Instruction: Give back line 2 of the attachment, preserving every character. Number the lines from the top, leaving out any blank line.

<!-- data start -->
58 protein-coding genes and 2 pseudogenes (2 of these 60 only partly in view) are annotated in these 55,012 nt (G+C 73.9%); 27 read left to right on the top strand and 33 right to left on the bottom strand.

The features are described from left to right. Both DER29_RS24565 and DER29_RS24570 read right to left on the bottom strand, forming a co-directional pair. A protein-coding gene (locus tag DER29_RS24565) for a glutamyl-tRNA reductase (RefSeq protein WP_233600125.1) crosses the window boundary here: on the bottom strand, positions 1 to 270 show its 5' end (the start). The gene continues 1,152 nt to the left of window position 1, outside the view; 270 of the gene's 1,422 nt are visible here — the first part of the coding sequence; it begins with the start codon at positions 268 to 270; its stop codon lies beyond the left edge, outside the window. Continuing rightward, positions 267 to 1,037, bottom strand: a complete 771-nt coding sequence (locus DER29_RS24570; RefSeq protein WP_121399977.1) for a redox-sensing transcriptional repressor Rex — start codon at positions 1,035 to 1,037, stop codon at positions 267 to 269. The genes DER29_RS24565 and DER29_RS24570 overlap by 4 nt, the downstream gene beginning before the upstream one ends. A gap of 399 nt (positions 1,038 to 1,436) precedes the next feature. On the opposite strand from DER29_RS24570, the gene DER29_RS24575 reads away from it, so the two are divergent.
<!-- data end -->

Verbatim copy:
The features are described from left to right. Both DER29_RS24565 and DER29_RS24570 read right to left on the bottom strand, forming a co-directional pair. A protein-coding gene (locus tag DER29_RS24565) for a glutamyl-tRNA reductase (RefSeq protein WP_233600125.1) crosses the window boundary here: on the bottom strand, positions 1 to 270 show its 5' end (the start). The gene continues 1,152 nt to the left of window position 1, outside the view; 270 of the gene's 1,422 nt are visible here — the first part of the coding sequence; it begins with the start codon at positions 268 to 270; its stop codon lies beyond the left edge, outside the window. Continuing rightward, positions 267 to 1,037, bottom strand: a complete 771-nt coding sequence (locus DER29_RS24570; RefSeq protein WP_121399977.1) for a redox-sensing transcriptional repressor Rex — start codon at positions 1,035 to 1,037, stop codon at positions 267 to 269. The genes DER29_RS24565 and DER29_RS24570 overlap by 4 nt, the downstream gene beginning before the upstream one ends. A gap of 399 nt (positions 1,038 to 1,436) precedes the next feature. On the opposite strand from DER29_RS24570, the gene DER29_RS24575 reads away from it, so the two are divergent.